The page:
Behind the scenes of the THHS library reorganization

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In a cozy corner on the third floor resides the Townsend Harris library, a learning hub where students spend their lunch bands hunched over their U.S. history textbooks or fervently typing their English literature essays at the computer lab. Given the hectic nature of the school year, students often lack the time to use the library to read for leisure. As an educator and the THHS Librarian, Arlene Laverde saw it necessary to take it into her own hands to reorganize the library to make reading more appealing and accessible to students. To get a firsthand account of the process, The Classic interviewed Ms. Laverde and the monitors involved in reorganizing the library’s fiction and manga sections. 

Returning from the pandemic, Ms. Laverde found herself swamped with tons of unprocessed books in her storage, thus she found it necessary to restructure parts of the library and get fresh titles on the shelves. “My thought process was [that] I wanted students to be able to see the new books that we were getting,” she said. “I know it sounds silly, but I wanted them to see the new titles that we had, I wanted the library to be visually appealing.” 

Through speaking with students and reading reviews, Ms. Laverde explained how she came to select new books for the library: “I want to make sure that the books that are current deal with topics that are of importance to students. I make sure that they are diverse and that they represent everyone in the school, everyone has a story,” she said. 

As for the goal of this process, Ms. Laverde said, “I want the library to be a place where students come for information, come because they want a place where they can just be with no specific purpose. I don’t want to use the word safe space because it’s pretty overused. I just want the library to be a place where they can be themselves, learn, find the things that they need, and if they can’t find it know that I can help them find it.”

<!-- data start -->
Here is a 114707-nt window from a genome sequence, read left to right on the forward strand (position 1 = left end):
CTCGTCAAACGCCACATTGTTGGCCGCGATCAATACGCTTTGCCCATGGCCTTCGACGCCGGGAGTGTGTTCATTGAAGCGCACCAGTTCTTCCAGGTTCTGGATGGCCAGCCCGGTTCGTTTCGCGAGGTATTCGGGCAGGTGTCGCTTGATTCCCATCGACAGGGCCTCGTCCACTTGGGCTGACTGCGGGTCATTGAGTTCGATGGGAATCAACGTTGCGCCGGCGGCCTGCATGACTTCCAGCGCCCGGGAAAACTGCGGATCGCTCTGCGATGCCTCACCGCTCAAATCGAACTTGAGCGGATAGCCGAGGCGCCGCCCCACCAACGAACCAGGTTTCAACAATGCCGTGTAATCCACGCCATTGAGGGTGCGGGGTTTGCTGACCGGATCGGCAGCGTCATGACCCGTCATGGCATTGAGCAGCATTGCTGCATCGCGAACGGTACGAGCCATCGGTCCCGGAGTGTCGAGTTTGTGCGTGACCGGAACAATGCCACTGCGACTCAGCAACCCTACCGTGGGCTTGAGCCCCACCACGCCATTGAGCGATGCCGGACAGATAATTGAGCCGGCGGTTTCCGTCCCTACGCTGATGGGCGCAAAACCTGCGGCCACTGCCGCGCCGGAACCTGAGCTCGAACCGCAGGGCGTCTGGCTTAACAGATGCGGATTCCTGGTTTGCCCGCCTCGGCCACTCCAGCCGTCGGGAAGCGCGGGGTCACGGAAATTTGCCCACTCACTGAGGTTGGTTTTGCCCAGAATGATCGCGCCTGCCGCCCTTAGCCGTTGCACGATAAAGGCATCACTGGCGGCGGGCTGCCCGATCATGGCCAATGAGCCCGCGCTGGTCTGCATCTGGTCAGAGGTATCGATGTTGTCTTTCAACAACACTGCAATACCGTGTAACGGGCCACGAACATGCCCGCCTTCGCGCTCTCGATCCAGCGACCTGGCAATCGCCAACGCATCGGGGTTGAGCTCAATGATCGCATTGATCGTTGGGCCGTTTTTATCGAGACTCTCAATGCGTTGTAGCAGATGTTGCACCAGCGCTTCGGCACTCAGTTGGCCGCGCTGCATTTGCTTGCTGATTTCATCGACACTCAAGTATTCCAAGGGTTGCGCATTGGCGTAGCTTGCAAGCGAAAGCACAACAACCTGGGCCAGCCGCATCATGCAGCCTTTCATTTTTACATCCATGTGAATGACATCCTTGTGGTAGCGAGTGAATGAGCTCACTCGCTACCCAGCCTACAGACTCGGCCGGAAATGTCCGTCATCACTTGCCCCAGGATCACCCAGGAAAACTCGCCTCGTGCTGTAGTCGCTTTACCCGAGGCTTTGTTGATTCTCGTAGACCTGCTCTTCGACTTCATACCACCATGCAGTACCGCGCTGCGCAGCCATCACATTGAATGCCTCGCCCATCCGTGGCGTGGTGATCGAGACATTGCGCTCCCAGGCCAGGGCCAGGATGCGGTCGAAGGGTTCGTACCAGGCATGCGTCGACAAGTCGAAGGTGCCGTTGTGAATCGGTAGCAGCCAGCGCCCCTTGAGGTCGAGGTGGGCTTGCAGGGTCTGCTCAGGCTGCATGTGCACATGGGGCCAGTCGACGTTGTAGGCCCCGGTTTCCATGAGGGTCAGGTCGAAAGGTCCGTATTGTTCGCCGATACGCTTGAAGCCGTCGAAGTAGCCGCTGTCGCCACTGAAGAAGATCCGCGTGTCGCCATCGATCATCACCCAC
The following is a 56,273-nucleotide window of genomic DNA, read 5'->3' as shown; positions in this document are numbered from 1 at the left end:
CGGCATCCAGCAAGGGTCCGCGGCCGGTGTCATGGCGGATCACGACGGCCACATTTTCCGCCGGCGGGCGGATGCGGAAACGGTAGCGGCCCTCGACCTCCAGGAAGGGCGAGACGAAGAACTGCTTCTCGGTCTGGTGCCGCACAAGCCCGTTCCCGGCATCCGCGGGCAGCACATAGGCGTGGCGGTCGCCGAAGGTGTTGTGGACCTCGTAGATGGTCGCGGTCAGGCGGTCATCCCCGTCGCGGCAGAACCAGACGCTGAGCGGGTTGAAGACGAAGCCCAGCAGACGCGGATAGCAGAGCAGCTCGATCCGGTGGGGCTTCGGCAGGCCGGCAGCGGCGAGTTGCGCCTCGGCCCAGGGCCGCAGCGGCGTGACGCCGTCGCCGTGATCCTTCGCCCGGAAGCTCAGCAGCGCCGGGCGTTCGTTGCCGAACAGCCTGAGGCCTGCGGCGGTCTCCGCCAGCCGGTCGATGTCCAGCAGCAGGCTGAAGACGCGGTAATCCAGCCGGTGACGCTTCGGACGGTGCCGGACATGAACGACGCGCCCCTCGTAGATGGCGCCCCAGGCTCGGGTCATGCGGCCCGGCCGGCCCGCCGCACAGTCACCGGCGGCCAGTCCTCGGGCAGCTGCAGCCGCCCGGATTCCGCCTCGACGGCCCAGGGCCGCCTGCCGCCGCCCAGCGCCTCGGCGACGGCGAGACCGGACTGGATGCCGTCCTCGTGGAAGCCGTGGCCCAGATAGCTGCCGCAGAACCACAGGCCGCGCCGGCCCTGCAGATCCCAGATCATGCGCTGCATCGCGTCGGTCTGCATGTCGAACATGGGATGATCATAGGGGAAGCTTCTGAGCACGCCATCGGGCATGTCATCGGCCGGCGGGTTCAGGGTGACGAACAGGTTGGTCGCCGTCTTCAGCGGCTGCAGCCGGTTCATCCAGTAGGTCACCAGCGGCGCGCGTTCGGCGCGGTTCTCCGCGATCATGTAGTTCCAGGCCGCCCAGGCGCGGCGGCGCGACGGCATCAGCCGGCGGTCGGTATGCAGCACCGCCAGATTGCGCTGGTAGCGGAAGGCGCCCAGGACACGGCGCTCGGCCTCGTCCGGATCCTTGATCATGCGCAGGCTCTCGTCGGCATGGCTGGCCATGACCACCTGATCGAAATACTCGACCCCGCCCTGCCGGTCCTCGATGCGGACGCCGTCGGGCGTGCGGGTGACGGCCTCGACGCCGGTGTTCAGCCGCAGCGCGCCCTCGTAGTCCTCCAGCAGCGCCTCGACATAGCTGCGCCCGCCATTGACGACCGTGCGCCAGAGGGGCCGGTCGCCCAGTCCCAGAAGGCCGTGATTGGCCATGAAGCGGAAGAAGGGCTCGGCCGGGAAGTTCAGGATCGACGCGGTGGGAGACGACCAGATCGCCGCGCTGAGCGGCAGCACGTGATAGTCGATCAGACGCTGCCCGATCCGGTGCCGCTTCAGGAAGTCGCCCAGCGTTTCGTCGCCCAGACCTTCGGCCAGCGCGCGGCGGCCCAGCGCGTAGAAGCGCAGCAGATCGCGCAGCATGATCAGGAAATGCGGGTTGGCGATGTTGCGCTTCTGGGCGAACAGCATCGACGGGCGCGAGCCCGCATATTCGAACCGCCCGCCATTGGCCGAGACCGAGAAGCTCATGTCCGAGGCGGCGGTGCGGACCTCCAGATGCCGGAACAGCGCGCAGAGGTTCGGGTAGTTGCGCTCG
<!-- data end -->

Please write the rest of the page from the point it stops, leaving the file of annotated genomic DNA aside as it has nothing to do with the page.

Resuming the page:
Next came the method of reorganization which involved the collaborative effort of Ms. Laverde and her library monitors. Junior Adeebah Zaman, one of the monitors involved in manually reshelving the books, said, “The major things I’ve helped out with is removing the middle reference section and moving the fiction novels into our free area. After removing that, I’ve also helped with transferring the manga section from inside the little manga room we have into the main floor.”

Ms. Laverde said she’s observed a noticeable change as a result of the reorganization. “We’ve had manga for six years now and I did not realize how many students did not know we had it until we moved it to the main floor and that has become significantly more popular,” she said. “Fiction has also had a surge in popularity because of how we changed its display. Putting specific books on display has made it more eye-catching for students.”

In terms of book popularity, Ms. Laverde said, “Manga is not a genre but a format that has been pretty popular. Romance is a genre that is popular. I’ve had a bunch of kids ask for horror, suspense, and dystopian. Students are looking at classics to prepare for the AP exams which makes me sad because they should be able to use other books aside from the classics.” 

Ms. Laverde said she believes that reading in general does not get enough credit for the benefits it serves to enhance students’ academic studies and skills. “If you told Ms. Laverde to run a 26 mile marathon I’m going to say I’m gonna die. I can run a block maybe but if I practice, if I train and take it one step at a time then I can eventually do it,” she said. “We ask kids to take the APS, we ask kids to take AP literature class, [but] all of these tests are tests of stamina and if you don’t have reading stamina you burn out.” Citing her experiences proctoring these exams, she said she has seen kids unable to retain information due to a lack of experience reading for extended periods of time. 

Considering the cognitive benefits of recreational reading, Ms. Laverde shared that one of her next passion projects is to introduce independent reading time to THHS during the day for the school community to take some time and pick up a leisurely book. “Even if it’s just for 10-15 minutes a day, sometime during the school day where everybody in the school from the principal to the kitchen staff to the students just stops and reads whatever they want to read,” she said. 

“I want students to find their love of reading again. I want students to not be embarrassed by what they read and what they like to read. I want them to be able to share what they read with each other without worrying about being judged,” Ms. Laverde concluded.

Photo by Kaitlin Kaii